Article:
Is there a $C^m$ approximation $f_\epsilon$ of the Heaviside function such that

$$f_\epsilon(x) = f_1(x/\epsilon) = \begin{cases} 0 & \text{ if } x < 0 \\ 1 & \text{ if } x/\epsilon \ge 1 \end{cases}$$ $$\left|\frac{d^k}{dx^k}f_\epsilon\right| \le \frac{C}{\epsilon^k}$$ for $k \in \{1,2,\dots,m\}$ and some constant $C>0$, and $$\int\limits_{0}^{1} \left|\frac{d^k}{dx^k}f_\epsilon\right| dx \le \int\limits_0^1 |f_\epsilon| dx$$



1 Answer 1


$\newcommand\ep\epsilon$The answer is no. Indeed, assume that $$\int_0^1|f''_\ep(x)|\,dx\le\int_0^1|f_\ep(x)|\,dx\tag{0}$$ for $\ep\in(0,1)$. Let $$M:=\max_{0\le x\le\ep}|f_\ep(x)|.$$ Then $M\ge f_\ep(\ep)=1$ and $M=|f_\ep(u)|$ for some $u\in[0,\ep]$. So, $$M=|f_\ep(u)|=\max_{0\le x\le1}|f_\ep(x)|.\tag{1}$$ By the mean value theorem, $$M=|f_\ep(u)|=|f_\ep(u)-f_\ep(0)|=u|f'_\ep(v)|\le\ep|f'_\ep(v)|$$ for some $v\in[0,u]$. So, $$\frac M\ep\le|f'_\ep(v)|\le\int_0^v|f''_\ep(x)|\,dx\le\int_0^1|f''_\ep(x)|\,dx \le\int_0^1|f_\ep(x)|\,dx\le M,$$ by (0) and (1); thus we have a contradiction. $\Box$

  • $\begingroup$ This seems strange:by a change of variables, doesn't one get that the integral of the derivative $\approx \epsilon$, while the $L^1$ norm of $f_\epsilon$ is $\approx 1$? $\endgroup$
    – Hiro
    Jan 25, 2021 at 22:34
  • $\begingroup$ I mean $\int_0^1 f''_\epsilon(x) dx= \int_0^\epsilon f''_\epsilon(x)dx = \int_0^\epsilon f_1''(x/\epsilon) dx = \epsilon \int_0^1 f''_1(y)dy \le \epsilon$? $\endgroup$
    – Hiro
    Jan 25, 2021 at 22:50
  • $\begingroup$ @Hiro : In your latter comment, what are $f_1$ and $f_\epsilon$? I think it would be the best if you just re-check every step of my answer. There is nothing strange there: as you yourself conjectured, $f_\epsilon^{(k)}$ must be on the order of $1/\epsilon^k$. So, the integral of $f_\epsilon^{(k)}$ over the interval $[0,\epsilon]$ must be on the order of $1/\epsilon^{k-1}$. $\endgroup$ Jan 25, 2021 at 23:10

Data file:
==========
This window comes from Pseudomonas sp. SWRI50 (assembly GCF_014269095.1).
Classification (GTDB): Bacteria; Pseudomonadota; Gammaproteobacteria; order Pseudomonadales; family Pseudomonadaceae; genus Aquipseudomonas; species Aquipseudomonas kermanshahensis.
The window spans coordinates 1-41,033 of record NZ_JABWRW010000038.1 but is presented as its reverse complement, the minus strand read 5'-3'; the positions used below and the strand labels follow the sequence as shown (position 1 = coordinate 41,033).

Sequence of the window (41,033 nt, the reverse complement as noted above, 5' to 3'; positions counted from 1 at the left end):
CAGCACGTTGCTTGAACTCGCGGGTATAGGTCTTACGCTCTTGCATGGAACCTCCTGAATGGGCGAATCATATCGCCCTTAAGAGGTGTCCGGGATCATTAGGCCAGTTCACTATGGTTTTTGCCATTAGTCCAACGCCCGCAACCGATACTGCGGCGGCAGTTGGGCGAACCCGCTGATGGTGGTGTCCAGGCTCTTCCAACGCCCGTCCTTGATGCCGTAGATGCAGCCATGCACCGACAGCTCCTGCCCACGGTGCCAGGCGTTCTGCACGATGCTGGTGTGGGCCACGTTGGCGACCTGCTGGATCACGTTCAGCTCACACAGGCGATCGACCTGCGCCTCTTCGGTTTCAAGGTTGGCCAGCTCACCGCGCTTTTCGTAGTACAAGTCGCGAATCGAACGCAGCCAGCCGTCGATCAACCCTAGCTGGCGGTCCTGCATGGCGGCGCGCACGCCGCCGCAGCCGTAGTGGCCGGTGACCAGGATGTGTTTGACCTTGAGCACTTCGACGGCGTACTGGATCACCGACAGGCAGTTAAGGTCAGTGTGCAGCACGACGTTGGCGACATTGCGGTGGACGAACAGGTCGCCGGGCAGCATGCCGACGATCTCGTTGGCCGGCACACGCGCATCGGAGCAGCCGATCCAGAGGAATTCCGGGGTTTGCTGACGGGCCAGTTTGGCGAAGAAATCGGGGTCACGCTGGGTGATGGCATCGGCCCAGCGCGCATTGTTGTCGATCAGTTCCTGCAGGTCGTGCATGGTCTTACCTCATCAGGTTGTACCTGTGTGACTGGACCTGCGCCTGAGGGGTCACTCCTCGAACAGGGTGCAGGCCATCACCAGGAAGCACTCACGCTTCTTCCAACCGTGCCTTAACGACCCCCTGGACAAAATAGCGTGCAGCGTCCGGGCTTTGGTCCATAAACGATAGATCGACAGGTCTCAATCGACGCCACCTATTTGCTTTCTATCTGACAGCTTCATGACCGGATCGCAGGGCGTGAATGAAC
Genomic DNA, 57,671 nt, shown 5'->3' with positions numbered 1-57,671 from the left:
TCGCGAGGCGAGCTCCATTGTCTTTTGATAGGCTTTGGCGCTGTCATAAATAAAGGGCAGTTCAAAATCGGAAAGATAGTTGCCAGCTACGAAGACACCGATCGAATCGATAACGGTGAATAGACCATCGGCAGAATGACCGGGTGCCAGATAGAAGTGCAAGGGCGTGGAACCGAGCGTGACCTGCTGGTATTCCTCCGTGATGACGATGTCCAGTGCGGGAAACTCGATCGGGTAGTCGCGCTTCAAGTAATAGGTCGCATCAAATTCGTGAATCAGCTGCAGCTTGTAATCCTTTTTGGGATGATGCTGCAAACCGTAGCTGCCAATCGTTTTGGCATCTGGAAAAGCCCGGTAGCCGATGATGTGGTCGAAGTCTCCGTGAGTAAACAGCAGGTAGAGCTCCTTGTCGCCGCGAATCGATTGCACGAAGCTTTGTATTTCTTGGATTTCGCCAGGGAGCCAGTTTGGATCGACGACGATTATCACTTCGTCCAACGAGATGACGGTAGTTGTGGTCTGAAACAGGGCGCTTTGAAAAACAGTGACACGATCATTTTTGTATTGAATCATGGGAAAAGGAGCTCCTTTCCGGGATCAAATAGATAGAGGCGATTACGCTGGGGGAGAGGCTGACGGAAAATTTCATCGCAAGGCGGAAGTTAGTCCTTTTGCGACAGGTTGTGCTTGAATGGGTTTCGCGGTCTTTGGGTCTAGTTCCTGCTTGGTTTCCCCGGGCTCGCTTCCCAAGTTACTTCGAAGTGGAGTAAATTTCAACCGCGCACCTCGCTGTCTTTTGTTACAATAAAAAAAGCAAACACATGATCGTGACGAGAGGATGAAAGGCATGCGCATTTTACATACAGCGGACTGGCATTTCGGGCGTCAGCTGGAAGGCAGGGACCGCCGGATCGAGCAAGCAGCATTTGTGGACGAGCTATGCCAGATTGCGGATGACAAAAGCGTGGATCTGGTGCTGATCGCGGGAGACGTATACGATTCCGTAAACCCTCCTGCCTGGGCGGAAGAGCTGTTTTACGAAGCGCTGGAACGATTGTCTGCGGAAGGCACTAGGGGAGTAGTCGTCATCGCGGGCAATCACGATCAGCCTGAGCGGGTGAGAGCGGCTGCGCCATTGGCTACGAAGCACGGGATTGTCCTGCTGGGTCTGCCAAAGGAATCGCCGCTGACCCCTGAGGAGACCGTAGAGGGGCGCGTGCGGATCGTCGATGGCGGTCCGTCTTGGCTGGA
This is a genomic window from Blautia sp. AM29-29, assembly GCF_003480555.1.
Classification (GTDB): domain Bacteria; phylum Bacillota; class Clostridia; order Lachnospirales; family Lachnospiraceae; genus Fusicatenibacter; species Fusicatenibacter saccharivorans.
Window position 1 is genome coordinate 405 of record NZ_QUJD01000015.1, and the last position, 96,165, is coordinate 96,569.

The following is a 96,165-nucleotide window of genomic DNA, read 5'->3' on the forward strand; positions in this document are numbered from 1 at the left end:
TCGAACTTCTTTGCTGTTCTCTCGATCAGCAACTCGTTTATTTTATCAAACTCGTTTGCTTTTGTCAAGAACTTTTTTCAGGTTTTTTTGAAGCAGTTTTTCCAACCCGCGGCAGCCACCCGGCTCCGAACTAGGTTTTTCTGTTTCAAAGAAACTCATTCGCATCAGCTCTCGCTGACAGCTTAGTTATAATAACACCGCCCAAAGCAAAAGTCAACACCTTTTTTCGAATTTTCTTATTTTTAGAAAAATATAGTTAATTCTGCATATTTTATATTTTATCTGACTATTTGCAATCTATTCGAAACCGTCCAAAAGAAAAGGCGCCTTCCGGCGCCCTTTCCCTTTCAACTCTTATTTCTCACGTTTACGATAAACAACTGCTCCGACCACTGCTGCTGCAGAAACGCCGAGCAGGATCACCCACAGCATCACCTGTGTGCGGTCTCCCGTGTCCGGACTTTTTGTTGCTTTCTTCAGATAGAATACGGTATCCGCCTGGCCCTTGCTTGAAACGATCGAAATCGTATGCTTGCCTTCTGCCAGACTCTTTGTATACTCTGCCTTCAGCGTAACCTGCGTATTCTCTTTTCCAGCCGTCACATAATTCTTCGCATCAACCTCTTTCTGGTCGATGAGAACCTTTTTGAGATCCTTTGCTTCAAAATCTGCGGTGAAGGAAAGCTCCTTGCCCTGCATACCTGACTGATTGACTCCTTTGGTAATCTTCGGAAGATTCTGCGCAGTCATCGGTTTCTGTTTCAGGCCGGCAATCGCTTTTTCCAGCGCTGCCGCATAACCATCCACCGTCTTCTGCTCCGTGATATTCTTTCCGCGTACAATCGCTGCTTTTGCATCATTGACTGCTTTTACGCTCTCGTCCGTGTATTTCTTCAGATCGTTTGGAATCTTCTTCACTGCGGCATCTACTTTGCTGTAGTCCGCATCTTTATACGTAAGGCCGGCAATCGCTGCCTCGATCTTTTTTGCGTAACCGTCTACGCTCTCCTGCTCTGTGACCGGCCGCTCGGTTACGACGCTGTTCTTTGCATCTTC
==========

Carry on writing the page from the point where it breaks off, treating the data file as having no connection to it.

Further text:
• $\begingroup$ I edited the question to adjust the notation. But the $1/\epsilon^k$ estimate using the max. should be quite rough. Isn't it possible to use the change of variables as in my comment above to get that the integral goes like $\epsilon$? $\endgroup$
    – Hiro
    Jan 25, 2021 at 23:13
  • $\begingroup$ @Hiro : In the third integral in your second comment, the factor $1/\epsilon^2$ is missing. So, after your subsequent insertion of the restriction "$=f_1(x/\epsilon)$", the negative answer becomes much more immediate. $\endgroup$ Jan 26, 2021 at 0:45

Your Answer

By clicking “Post Your Answer”, you agree to our terms of service, privacy policy and cookie policy

Not the answer you're looking for? Browse other questions tagged or ask your own question.